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African Savannas Faces Threat Due to Loss of Wildlife, Study

By , UniversityHerald Reporter

Loss of large animals leads to adverse consequences in African savannas, according to a University of California Davis and Bard College study.

For the study, the researchers conducted experiments at the Kenya Long-term Exclusion Experiment (KLEE) in the Laikipia plateau where they removed large grazing mammals from plots of savanna land. For the last 19 years, researchers from the University and KLEE excluded wildlife and livestock from 18 different 10-acre savanna plots and observed the results.

The researchers found that populations of small mammals like pouched mouse doubled, which  attracted poisonous snakes like the olive hissing snake, and destroyed tree seedlings. Plus, the disappearance of wildlife increased the flea and tick populations that heightened the risk of transmission of flea- and tick-borne pathogens.

"The results of this long-term study show that preserving large mammals in African savannas can be a win-win for conservation and for human welfare," lead author Felicia Keesing, a biology professor at Bard College, said in a statement. "Large mammals like giraffes, zebras, and elephants keep rodents in check, which in turn reduces the number of venomous snakes and the number of fleas that can transmit diseases. Through their effects on rodents, large mammals also increase the survival of tree seedlings."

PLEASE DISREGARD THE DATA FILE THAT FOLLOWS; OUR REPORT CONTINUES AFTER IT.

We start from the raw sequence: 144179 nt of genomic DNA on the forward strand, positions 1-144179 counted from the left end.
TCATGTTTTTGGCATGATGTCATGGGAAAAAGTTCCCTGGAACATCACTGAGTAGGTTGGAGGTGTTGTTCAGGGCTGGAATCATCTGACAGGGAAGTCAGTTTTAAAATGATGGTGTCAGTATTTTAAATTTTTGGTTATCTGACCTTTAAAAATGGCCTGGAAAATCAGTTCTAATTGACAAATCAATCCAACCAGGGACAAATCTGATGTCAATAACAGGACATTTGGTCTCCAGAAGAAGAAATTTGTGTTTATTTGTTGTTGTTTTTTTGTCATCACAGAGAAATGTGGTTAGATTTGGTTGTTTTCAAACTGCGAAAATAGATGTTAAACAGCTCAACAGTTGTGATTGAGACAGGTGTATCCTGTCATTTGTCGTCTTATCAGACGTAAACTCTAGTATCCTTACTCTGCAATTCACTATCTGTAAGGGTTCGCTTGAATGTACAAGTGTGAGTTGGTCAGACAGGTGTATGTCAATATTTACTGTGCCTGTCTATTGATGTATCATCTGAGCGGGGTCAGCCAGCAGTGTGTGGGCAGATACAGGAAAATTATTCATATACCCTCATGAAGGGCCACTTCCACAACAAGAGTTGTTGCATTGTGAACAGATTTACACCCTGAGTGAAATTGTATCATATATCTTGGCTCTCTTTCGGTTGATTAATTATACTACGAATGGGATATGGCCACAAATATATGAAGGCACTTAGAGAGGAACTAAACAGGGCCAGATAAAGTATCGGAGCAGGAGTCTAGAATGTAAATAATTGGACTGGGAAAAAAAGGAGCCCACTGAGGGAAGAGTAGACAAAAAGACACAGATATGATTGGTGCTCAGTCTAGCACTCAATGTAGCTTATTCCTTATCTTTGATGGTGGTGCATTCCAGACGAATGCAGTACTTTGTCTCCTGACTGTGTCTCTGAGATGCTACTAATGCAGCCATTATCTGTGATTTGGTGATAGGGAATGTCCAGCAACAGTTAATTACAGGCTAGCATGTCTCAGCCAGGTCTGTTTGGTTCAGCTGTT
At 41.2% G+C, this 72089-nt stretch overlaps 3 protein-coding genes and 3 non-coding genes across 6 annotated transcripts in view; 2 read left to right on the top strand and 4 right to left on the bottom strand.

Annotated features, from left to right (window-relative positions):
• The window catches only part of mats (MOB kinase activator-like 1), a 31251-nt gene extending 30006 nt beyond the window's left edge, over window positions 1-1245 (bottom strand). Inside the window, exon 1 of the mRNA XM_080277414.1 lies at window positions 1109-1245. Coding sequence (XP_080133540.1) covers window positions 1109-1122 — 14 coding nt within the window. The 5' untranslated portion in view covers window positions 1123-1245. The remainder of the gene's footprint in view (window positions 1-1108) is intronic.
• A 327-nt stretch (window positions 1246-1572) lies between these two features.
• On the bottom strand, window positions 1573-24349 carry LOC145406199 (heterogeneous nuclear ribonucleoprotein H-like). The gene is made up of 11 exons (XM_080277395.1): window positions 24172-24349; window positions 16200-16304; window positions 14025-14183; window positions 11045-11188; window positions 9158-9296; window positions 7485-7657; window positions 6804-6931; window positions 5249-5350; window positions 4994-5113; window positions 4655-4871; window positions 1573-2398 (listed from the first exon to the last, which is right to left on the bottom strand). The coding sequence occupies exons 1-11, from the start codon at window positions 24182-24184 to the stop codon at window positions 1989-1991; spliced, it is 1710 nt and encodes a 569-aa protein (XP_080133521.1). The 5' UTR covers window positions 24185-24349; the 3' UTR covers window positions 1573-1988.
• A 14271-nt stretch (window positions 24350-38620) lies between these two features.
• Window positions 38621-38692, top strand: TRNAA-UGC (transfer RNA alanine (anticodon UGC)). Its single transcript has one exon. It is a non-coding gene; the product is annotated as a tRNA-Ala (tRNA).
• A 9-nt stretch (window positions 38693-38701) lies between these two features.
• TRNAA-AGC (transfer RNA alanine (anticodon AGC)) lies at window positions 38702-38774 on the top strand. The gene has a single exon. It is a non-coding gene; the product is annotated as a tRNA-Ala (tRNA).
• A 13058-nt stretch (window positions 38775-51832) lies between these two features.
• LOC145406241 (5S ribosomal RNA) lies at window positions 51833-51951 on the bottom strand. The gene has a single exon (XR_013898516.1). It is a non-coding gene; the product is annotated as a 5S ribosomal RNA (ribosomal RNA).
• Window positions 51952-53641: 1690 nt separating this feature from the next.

The finding indicates that if the needs of both wildlife and humans are properly taken care of, it could provide a lasting benefit to both the communities.

"The relationship between wildlife and livestock is complicated," Young said. "But the negative impact of wildlife on livestock is often less severe than we'd have guessed, mitigated by the kinds of responses we have seen in the rodents."

African savannas with abundant populations of wildlife and plants are one of the most productive grasslands on Earth. It features different kinds of plants (acacia Senegal, candelabra tree and jackalberry among others), animals (lions, African wildcats and klipspringer among others) and has the largest diversity of hoofed animals in the world (antelopes, wildebeest and buffalos), Blue Plant Biomes reports.

The Serengeti plains, a grass savanna with nutrient-rich volcanic sand, comprises of 2 million large plant-eating mammals; 45 species of mammals, 500 species of birds, and 55 species of acacia - a genus of trees and shrubs.

This study was published in the journal Bioscience.

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